It is this: All arts technique and no real business training.
The result? Many artists know how to create a work of art, but not necessarily how to Make a Living.
This leads to stereotypes such as actors REALLY being waiters and the starving artist. This fact is widely acknowledged by educators in university and college programs throughout the nation and it is a process that leads to widespread under and unemployment for an extreme majority of graduates. So, why are these schools not altering their curriculums to respond to this problem? The short answer: As long as students are willing to pay, they will not perceive their programs as broken.
If you are like me, you likely paid a small fortune for your theatrical education. Why aren´t these schools teaching artists how to make a living with their art?
The schools are responding to what they perceive as supply and demand. However, their thinking is all mixed up and questionable. They perceive the demand being the considerable number of applicants who apply to the over two hundred programs for theatre in America, each and every year. What schools should be focusing on are the demands from the Market. The market says there are too many players and not enough jobs. However, schools continue to crank out class after class of graduates, many of whom join the tens of thousands of others in the already oversaturated markets, most competing for the same resources, the same typical commercial opportunities.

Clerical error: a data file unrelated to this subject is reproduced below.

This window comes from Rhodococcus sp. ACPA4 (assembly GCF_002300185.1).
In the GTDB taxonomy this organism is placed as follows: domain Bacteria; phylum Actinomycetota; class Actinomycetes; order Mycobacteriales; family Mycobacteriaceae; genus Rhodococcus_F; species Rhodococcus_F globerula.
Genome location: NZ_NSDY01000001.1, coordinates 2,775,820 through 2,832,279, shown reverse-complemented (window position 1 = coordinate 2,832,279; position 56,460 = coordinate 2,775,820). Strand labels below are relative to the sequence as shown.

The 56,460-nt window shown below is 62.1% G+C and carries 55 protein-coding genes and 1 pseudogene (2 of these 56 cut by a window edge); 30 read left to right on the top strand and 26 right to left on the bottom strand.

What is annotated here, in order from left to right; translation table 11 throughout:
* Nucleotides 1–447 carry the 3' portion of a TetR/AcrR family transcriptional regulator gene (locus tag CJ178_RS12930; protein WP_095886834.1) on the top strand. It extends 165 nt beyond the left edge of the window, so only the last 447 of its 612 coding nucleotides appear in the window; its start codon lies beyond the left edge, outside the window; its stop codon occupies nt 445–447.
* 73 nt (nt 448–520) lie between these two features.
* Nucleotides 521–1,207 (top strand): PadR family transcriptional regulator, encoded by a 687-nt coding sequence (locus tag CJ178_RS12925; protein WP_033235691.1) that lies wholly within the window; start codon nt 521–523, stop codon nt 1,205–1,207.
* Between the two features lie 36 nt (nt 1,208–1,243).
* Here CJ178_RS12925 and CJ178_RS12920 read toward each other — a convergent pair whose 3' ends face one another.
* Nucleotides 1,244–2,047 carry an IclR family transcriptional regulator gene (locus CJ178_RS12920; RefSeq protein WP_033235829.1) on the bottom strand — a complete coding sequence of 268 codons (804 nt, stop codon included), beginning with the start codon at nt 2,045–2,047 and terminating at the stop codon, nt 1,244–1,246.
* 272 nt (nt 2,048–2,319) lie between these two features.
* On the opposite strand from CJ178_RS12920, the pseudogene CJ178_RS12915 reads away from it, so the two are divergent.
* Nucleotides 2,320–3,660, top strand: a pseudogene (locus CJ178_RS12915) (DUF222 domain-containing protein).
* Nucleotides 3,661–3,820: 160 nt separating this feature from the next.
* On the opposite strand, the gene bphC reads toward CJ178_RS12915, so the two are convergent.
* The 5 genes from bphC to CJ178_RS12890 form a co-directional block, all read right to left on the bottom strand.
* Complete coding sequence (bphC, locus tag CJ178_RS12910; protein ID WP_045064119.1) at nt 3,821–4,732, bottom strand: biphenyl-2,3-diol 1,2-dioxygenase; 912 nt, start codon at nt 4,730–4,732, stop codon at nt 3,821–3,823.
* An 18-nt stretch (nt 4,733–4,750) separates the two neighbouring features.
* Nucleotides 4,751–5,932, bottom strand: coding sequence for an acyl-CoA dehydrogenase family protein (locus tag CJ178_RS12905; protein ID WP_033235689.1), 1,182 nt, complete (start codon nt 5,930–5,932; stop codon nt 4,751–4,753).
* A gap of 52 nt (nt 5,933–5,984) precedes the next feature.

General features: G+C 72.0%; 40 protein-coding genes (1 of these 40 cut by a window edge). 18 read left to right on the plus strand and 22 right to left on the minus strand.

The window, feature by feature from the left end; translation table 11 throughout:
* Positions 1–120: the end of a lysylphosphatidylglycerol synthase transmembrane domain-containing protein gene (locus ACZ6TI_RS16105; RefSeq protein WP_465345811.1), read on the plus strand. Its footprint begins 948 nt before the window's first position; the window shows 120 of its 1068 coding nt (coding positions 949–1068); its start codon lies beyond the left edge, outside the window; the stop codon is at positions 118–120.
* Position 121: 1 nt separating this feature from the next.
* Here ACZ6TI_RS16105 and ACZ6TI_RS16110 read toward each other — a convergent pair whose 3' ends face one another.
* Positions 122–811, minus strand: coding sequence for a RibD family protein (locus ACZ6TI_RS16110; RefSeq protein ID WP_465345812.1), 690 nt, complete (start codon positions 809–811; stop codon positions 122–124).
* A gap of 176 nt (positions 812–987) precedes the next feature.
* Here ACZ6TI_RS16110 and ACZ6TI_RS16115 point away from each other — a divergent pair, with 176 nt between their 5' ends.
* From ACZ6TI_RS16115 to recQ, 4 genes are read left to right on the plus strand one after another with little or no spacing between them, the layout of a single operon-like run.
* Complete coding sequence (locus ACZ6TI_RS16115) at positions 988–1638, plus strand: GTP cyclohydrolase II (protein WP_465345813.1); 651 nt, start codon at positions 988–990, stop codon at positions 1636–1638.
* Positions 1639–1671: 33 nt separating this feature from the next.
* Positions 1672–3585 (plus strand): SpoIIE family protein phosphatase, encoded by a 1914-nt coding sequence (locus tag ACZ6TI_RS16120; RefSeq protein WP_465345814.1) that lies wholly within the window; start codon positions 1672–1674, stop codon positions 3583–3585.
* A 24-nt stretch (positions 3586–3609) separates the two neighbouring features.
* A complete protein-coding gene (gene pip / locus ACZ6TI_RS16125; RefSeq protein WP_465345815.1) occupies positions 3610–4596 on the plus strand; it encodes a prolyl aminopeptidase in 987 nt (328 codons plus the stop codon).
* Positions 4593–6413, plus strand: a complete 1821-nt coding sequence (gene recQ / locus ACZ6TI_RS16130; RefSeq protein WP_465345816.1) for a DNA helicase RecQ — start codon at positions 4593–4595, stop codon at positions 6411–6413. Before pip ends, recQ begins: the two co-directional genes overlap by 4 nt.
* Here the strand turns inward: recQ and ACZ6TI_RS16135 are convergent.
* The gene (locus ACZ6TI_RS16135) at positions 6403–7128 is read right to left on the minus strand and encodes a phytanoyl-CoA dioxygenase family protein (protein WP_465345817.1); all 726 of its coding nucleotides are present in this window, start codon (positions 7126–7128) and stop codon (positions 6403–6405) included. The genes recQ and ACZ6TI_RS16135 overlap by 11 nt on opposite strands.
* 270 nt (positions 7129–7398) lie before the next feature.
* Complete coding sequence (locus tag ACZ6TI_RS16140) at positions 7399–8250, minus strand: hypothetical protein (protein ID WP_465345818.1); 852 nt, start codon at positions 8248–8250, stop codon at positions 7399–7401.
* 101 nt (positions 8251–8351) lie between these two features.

There is another way. Change is needed and it starts with YOU.
But there is more opportunity than that of the typical path. In fact, I would argue, that the typical path is the unsafe option and by following it exclusively, artists do themselves an enormous disservice.
Artists have the potential for great amounts of power–personal creative power and power within the market and artists´respective cultures. It is this power that educational institutions need to address, for it is this power that will lead them to a sustainable income in the arts. Translation? The ability to make a living from one´s craft.
Austin Conservatory of Professional Arts and The International Theatre Academy Norway, both schools founded by Jim Hart, work to fill this sizable gap in American and Norwegian theatre training by marrying artistic and entrepreneurial techniques, a process that leads to working artists. We offer a time-tested approach. It is one that produces results and is one that I believe, will inspire you. Check us out. See what makes ACPA and TITAN different and see what people are saying about Jim Hart (founder of ACPA and TITAN Teaterskole).
If you are a free-thinker and tired of the traditional path and tired of a decade or more of “survival jobs”, apply today. We will sharpen your artistic skills and through mentorship, guide you into the market, to gain real world market experience, while still in school.
ACPA and TITAN: Developing a new generation of theatrical visionaries and a new standard in arts education.